Without bold action from legislators to fund transit, middle-class New York families will have to spend $2,300 more per year
to get around the city even as the quality of the service they’re
paying for declines, according to a new analysis released today by John Petro of the Drum Major Institute.
The choice for policymakers, Petro writes, should be clear: Congestion pricing could raise $420 million in new annual revenue, enough to close most of the MTA’s current budget deficit and spare working New Yorkers the brunt of painful fare hikes and service cuts.
DMI is a progressive think-tank based in New York City with an explicit focus on middle class issues. Today’s report puts the economic and equity impacts of congestion pricing front and center. If the MTA tries to balance its budget with only service cuts and fare hikes, Petro estimates that a transit-dependent family of four will be forced to spend an additional $2,300 a year to get around the city.
Fully 55 percent of New Yorkers commute to work via transit. In contrast, only five percent commute into the CBD by car, and they are disproportionately affluent [PDF]. "One of the most frustrating arguments against congestion pricing is that it would disproportionately hit the middle class," said Petro. "It’s frustrating because it’s so plainly untrue." The DMI report makes a strong case for why congestion pricing is exactly the kind of policy that supports New York’s middle class.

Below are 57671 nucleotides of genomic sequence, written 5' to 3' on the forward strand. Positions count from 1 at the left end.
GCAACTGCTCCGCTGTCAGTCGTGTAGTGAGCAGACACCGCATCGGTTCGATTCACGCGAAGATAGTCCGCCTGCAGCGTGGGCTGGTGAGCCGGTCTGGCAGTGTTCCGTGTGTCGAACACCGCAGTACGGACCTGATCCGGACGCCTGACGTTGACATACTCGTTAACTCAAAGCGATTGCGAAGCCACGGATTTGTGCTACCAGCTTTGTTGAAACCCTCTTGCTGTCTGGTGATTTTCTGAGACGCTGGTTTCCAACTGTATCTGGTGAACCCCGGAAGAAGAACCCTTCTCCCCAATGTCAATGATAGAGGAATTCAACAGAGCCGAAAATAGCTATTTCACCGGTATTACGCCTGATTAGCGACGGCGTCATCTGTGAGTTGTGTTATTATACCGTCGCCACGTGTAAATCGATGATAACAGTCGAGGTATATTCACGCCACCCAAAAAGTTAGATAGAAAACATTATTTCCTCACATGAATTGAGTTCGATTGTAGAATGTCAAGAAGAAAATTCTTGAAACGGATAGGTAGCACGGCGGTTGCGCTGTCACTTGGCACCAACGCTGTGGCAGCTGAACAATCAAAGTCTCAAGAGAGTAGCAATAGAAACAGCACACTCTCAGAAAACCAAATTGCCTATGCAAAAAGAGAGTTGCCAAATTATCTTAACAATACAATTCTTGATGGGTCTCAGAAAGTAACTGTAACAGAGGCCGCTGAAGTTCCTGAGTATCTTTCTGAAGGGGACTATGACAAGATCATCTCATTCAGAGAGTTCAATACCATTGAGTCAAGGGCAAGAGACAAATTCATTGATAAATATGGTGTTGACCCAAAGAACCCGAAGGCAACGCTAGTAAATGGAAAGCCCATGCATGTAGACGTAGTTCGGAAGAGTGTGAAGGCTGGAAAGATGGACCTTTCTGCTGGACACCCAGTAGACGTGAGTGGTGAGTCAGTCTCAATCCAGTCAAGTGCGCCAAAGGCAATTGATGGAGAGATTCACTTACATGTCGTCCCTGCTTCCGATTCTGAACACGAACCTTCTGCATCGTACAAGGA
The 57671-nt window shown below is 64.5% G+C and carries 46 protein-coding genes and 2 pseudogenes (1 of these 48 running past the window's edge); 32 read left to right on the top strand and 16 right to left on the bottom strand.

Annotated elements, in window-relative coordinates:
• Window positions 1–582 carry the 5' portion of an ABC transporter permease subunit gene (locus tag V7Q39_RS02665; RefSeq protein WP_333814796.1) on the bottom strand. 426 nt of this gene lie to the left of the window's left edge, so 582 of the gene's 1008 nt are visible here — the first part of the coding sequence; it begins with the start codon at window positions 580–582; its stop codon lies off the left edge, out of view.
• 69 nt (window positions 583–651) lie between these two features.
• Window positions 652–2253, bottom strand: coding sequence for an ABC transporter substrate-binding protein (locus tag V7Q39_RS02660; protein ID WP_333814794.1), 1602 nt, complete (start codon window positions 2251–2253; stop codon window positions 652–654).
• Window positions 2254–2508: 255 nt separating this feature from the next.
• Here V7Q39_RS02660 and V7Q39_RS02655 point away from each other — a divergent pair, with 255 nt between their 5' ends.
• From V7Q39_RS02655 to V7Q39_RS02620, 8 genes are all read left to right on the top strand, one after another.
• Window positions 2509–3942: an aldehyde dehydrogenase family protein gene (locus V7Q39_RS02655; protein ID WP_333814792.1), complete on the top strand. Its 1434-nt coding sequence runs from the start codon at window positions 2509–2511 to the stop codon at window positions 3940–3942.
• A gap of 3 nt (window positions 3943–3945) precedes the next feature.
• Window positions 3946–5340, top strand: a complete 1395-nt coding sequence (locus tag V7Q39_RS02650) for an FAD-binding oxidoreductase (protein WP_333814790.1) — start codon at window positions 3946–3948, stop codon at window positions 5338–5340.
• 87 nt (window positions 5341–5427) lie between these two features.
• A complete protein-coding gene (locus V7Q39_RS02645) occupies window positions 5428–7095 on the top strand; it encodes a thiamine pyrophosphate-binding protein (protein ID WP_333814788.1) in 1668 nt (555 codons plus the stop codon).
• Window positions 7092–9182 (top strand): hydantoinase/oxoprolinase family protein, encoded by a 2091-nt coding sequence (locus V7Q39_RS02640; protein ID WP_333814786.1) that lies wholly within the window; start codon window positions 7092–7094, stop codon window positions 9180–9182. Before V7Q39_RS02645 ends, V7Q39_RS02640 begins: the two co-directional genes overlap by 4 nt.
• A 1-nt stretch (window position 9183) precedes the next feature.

What’s more, Petro argues, congestion pricing would be the most fiscally and environmentally responsible way to fund the MTA. Congestion pricing wouldn’t force the MTA to raid its capital budget just to keep buses and trains running and would also take 100,000 cars off the road, improving bus service for millions and reducing both greenhouse gas emissions and asthma-causing air pollution.
The MTA needs to balance its budget, one way or the other. Congestion pricing offers a fiscally sustainable and socially equitable revenue stream with major environmental benefits. That said, Petro’s numbers show that the MTA’s $783 million deficit — caused principally by declining revenues and shrinking government funding — can’t be closed solely with the $420 million that Mayor Bloomberg’s 2007 congestion pricing plan was projected to raise per year.
The details of the plan could be tweaked, however. "Some form of congestion pricing could be created to raise enough revenue to close the gap, if that’s what the goal is," Petro said. If Albany gets its act together, could congestion pricing be passed quickly enough to avert the current crisis? Petro believes it’s possible, although to get the money in time for this budget cycle, he says the MTA will have to take out an expensive short-term loan.
That’s a small price to pay when the alternative is to collect $2,300 more in fares from every transit-riding family of four in New York City. "If another source of revenue is not found, that is what we’re looking at," said Petro.